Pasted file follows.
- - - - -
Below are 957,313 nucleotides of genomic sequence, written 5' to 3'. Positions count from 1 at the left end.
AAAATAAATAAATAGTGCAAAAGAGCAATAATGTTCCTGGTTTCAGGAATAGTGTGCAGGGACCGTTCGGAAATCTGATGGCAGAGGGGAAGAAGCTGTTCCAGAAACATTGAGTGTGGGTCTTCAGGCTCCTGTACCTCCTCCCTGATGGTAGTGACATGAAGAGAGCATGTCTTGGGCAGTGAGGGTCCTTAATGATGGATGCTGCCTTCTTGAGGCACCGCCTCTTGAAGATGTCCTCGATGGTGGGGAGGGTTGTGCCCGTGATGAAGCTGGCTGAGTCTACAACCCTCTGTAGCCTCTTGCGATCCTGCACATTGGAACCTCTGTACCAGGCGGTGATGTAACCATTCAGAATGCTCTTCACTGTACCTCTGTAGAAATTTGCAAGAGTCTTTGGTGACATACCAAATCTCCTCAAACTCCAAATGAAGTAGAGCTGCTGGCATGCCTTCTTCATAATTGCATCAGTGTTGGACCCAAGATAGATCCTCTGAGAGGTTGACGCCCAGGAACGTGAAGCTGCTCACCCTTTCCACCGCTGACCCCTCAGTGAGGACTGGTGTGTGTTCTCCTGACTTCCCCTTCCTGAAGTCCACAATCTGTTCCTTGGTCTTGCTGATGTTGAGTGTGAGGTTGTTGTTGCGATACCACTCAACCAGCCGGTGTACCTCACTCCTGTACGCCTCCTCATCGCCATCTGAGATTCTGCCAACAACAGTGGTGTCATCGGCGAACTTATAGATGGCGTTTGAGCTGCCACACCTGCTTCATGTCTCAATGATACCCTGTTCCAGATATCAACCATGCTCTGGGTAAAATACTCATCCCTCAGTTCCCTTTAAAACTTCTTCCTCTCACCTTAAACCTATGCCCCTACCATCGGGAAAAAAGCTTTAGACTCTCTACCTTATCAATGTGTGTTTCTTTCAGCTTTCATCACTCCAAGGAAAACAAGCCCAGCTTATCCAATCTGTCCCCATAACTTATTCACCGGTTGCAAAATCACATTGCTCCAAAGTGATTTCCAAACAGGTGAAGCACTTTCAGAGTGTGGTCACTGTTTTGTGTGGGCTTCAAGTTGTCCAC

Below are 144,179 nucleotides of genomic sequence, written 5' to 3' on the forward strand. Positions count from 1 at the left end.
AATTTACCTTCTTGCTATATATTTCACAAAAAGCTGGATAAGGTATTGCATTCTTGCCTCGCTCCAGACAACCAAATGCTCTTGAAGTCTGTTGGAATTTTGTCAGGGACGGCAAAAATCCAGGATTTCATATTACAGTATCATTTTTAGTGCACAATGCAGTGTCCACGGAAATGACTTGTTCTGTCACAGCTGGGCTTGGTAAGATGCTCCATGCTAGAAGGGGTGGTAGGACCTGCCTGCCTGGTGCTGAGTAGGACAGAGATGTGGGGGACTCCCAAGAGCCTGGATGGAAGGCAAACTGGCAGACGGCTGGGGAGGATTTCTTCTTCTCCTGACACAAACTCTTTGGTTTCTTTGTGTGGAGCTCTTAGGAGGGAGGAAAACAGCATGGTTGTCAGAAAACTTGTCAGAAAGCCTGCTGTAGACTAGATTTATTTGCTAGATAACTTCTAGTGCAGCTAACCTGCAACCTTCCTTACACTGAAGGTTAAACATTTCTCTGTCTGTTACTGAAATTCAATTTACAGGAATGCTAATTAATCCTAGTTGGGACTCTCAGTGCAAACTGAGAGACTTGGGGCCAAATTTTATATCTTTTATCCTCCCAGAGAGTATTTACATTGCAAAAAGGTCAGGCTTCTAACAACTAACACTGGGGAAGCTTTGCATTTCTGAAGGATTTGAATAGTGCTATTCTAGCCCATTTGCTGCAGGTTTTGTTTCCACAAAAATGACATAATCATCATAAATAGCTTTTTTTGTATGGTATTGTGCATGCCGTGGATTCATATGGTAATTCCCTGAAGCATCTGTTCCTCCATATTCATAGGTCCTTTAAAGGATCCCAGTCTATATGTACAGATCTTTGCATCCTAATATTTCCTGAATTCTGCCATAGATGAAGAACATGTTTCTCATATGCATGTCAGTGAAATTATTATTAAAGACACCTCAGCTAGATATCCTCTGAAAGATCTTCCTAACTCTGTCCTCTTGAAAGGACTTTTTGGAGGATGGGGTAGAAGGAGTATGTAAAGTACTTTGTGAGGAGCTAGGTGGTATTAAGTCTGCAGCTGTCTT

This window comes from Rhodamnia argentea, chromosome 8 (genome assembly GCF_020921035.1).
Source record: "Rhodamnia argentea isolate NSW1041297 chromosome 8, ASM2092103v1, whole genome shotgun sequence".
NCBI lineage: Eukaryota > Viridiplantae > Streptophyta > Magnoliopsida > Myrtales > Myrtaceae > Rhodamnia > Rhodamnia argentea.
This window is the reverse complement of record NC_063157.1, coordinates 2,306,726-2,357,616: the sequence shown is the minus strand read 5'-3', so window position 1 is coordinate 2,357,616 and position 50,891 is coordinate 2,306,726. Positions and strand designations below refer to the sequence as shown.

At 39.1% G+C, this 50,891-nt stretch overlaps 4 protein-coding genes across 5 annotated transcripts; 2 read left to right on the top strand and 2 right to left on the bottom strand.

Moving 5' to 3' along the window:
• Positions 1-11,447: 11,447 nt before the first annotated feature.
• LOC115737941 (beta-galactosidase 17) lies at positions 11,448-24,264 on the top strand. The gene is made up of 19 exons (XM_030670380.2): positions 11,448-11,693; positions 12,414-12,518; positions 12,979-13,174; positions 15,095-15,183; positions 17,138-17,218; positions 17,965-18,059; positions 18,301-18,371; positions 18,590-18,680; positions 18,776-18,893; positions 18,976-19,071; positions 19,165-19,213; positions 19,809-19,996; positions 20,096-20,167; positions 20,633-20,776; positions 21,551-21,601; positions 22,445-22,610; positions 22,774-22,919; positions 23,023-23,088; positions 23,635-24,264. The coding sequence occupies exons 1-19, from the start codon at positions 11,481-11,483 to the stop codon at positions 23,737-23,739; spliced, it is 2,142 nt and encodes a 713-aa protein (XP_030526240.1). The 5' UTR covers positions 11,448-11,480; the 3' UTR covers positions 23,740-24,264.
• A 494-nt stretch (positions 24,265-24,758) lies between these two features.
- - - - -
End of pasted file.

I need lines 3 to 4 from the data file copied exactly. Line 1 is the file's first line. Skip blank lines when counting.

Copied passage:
Below are 144,179 nucleotides of genomic sequence, written 5' to 3' on the forward strand. Positions count from 1 at the left end.
AATTTACCTTCTTGCTATATATTTCACAAAAAGCTGGATAAGGTATTGCATTCTTGCCTCGCTCCAGACAACCAAATGCTCTTGAAGTCTGTTGGAATTTTGTCAGGGACGGCAAAAATCCAGGATTTCATATTACAGTATCATTTTTAGTGCACAATGCAGTGTCCACGGAAATGACTTGTTCTGTCACAGCTGGGCTTGGTAAGATGCTCCATGCTAGAAGGGGTGGTAGGACCTGCCTGCCTGGTGCTGAGTAGGACAGAGATGTGGGGGACTCCCAAGAGCCTGGATGGAAGGCAAACTGGCAGACGGCTGGGGAGGATTTCTTCTTCTCCTGACACAAACTCTTTGGTTTCTTTGTGTGGAGCTCTTAGGAGGGAGGAAAACAGCATGGTTGTCAGAAAACTTGTCAGAAAGCCTGCTGTAGACTAGATTTATTTGCTAGATAACTTCTAGTGCAGCTAACCTGCAACCTTCCTTACACTGAAGGTTAAACATTTCTCTGTCTGTTACTGAAATTCAATTTACAGGAATGCTAATTAATCCTAGTTGGGACTCTCAGTGCAAACTGAGAGACTTGGGGCCAAATTTTATATCTTTTATCCTCCCAGAGAGTATTTACATTGCAAAAAGGTCAGGCTTCTAACAACTAACACTGGGGAAGCTTTGCATTTCTGAAGGATTTGAATAGTGCTATTCTAGCCCATTTGCTGCAGGTTTTGTTTCCACAAAAATGACATAATCATCATAAATAGCTTTTTTTGTATGGTATTGTGCATGCCGTGGATTCATATGGTAATTCCCTGAAGCATCTGTTCCTCCATATTCATAGGTCCTTTAAAGGATCCCAGTCTATATGTACAGATCTTTGCATCCTAATATTTCCTGAATTCTGCCATAGATGAAGAACATGTTTCTCATATGCATGTCAGTGAAATTATTATTAAAGACACCTCAGCTAGATATCCTCTGAAAGATCTTCCTAACTCTGTCCTCTTGAAAGGACTTTTTGGAGGATGGGGTAGAAGGAGTATGTAAAGTACTTTGTGAGGAGCTAGGTGGTATTAAGTCTGCAGCTGTCTT